Online Services Government
  • Departments
  • Commissioners Court
  • Elected Officials
  • Courts
  • Justice of the Peace Courts
  • Constables
  • Residents Visitors Business Employment

    Tarrant County reports its first human case of West Nile

    Contact: Vanassa Joseph, Sr. Public Information Officer;817-321-5306, cell: 817-401-5967

    vljoseph@tarrantcounty.com

    Tarrant County reports its first human case of West Nile

    (Tarrant County, Texas) . Today, Tarrant County Public Health (TCPH) announced the county's first case of West Nile for the 2013 season.

    The first West Nile virus case of the season is the milder form, West Nile Fever; it involves a female in Fort Worth who is in her 40s. Additional details about the case are not being released to protect the person's identity.

    Last year, Tarrant County reported its first human case on June 20. For the entire season, Tarrant County reported 280 human cases of West Nile, including 11 deaths.

    Up to 80 percent of people infected with West Nile will have no symptoms. Mild symptoms of West Nile infection can include headache, fever, muscle and joint aches, nausea and fatigue, and is commonly known as West Nile Fever. People with West Nile Fever typically recover on their own, although symptoms may last for several weeks. Severe symptoms of the infection can also include neck stiffness, stupor, disorientation, coma, tremors, convulsions, muscle weakness and paralysis, and is commonly known as West Nile Neuroinvasive Disease. There is no specific treatment for West Nile.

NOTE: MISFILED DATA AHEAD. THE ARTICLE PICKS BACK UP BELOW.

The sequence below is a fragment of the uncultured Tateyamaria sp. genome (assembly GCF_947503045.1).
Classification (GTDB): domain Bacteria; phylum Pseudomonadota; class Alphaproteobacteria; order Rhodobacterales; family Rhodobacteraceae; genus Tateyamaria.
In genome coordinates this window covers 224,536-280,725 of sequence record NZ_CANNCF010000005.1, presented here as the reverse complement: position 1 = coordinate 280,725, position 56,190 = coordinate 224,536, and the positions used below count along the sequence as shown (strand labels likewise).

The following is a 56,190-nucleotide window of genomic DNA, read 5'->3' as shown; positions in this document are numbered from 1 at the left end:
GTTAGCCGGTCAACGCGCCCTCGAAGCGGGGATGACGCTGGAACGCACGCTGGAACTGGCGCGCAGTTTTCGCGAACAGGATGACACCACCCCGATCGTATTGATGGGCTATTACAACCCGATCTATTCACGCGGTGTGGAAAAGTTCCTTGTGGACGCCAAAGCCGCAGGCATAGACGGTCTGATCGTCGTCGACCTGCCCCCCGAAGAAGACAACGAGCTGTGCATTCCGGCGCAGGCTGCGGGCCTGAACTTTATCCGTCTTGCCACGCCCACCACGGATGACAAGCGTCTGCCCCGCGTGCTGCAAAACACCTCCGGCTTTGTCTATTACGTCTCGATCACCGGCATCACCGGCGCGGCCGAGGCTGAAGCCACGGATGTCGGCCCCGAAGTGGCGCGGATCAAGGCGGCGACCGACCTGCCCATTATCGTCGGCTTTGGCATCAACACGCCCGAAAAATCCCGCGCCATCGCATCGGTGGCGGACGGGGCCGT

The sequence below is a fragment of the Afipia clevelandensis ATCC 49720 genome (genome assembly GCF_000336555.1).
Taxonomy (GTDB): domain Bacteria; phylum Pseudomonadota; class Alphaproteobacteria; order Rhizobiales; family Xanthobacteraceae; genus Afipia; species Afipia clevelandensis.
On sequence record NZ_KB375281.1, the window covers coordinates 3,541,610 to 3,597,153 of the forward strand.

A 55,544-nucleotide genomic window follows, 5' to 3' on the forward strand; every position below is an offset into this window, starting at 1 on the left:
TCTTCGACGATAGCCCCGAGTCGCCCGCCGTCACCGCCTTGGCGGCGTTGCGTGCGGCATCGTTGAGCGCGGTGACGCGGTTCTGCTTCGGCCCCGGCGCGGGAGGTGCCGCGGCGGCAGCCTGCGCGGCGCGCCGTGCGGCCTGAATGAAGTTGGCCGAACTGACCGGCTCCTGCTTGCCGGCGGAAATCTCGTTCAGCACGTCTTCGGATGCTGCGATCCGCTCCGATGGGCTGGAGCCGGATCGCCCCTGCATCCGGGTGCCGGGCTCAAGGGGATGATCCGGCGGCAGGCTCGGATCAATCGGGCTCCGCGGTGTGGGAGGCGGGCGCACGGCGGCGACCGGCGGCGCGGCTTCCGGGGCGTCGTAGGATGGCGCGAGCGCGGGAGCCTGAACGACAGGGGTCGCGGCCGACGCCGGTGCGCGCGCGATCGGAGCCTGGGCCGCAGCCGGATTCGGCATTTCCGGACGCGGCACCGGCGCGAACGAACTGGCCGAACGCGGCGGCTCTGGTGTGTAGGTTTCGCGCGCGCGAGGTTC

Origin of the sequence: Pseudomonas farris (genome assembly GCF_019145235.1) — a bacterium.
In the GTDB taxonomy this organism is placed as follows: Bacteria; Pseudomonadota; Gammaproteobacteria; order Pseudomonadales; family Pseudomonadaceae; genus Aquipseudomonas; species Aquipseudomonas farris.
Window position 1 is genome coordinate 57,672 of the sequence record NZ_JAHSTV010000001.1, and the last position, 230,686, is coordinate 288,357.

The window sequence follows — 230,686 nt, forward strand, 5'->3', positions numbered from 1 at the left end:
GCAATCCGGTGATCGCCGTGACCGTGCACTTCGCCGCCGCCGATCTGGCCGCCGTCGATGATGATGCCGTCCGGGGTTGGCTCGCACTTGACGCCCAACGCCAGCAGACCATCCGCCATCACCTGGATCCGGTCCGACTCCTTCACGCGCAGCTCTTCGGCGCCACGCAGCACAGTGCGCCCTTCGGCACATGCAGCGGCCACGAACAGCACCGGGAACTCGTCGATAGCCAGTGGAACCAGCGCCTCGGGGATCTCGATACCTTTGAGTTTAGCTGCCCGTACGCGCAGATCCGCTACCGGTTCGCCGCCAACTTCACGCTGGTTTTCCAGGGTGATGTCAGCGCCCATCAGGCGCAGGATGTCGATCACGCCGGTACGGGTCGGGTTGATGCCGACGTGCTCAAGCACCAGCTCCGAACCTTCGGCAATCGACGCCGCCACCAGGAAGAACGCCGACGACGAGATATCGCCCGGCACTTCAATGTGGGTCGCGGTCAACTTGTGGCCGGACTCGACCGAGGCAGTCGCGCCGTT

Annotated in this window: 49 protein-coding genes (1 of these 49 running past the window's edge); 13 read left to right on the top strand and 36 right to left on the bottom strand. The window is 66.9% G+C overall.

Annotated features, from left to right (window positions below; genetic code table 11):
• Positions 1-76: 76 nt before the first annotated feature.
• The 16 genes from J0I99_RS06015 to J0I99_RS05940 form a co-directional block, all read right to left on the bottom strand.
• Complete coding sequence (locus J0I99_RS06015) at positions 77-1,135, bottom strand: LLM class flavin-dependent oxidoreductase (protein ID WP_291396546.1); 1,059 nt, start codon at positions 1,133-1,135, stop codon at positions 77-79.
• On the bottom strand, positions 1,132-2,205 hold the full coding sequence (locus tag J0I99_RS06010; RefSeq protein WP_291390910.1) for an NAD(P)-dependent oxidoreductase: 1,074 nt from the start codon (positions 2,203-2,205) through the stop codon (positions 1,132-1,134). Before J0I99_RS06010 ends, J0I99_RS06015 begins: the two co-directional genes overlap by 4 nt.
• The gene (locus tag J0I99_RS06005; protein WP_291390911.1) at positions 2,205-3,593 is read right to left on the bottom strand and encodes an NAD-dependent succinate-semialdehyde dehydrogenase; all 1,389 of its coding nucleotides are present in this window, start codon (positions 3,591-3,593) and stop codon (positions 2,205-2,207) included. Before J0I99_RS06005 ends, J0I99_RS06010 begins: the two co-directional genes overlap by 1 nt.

TCPH recommends people take these steps to help control and stop West Nile:

    • Regularly drain standing water, including water collecting in empty cans, tires, buckets, clogged rain gutters and saucers under potted plants. Mosquitoes that spread WNV can breed in as little as a tablespoon of stagnant water.
    • Use an approved insect repellent. Among the EPA-approved repellents are those that contain DEET, picaridin, IR3535 or oil of lemon eucalyptus.
    • Wear long-sleeve shirts and long pants outdoors at dawn and dusk when mosquitoes are most active.

    For the latest information about West Nile virus in Tarrant County, visit the Take Control Stop West Nile Virus page.